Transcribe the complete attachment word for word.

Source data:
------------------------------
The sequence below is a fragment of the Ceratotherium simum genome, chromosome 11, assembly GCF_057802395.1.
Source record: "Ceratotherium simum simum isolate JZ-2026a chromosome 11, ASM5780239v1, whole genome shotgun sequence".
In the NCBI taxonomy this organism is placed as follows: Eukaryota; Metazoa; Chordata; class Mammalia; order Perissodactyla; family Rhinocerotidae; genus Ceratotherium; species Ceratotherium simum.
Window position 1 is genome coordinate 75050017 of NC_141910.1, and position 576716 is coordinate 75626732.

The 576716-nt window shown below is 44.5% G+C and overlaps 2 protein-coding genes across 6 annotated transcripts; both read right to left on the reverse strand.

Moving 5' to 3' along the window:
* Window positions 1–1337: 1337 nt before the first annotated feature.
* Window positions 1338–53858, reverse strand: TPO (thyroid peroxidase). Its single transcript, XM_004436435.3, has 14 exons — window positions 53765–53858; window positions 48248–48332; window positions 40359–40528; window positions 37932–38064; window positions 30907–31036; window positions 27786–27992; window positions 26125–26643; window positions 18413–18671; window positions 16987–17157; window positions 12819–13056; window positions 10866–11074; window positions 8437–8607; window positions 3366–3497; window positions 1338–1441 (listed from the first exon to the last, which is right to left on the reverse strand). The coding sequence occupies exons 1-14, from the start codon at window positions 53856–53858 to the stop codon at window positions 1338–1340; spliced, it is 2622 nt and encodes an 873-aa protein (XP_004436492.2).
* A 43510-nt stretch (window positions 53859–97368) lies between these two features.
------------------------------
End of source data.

The sequence below is a fragment of the Ceratotherium simum genome, chromosome 11, assembly GCF_057802395.1.
Source record: "Ceratotherium simum simum isolate JZ-2026a chromosome 11, ASM5780239v1, whole genome shotgun sequence".
In the NCBI taxonomy this organism is placed as follows: Eukaryota; Metazoa; Chordata; class Mammalia; order Perissodactyla; family Rhinocerotidae; genus Ceratotherium; species Ceratotherium simum.
Window position 1 is genome coordinate 75050017 of NC_141910.1, and position 576716 is coordinate 75626732.

The 576716-nt window shown below is 44.5% G+C and overlaps 2 protein-coding genes across 6 annotated transcripts; both read right to left on the reverse strand.

Moving 5' to 3' along the window:
* Window positions 1–1337: 1337 nt before the first annotated feature.
* Window positions 1338–53858, reverse strand: TPO (thyroid peroxidase). Its single transcript, XM_004436435.3, has 14 exons — window positions 53765–53858; window positions 48248–48332; window positions 40359–40528; window positions 37932–38064; window positions 30907–31036; window positions 27786–27992; window positions 26125–26643; window positions 18413–18671; window positions 16987–17157; window positions 12819–13056; window positions 10866–11074; window positions 8437–8607; window positions 3366–3497; window positions 1338–1441 (listed from the first exon to the last, which is right to left on the reverse strand). The coding sequence occupies exons 1-14, from the start codon at window positions 53856–53858 to the stop codon at window positions 1338–1340; spliced, it is 2622 nt and encodes an 873-aa protein (XP_004436492.2).
* A 43510-nt stretch (window positions 53859–97368) lies between these two features.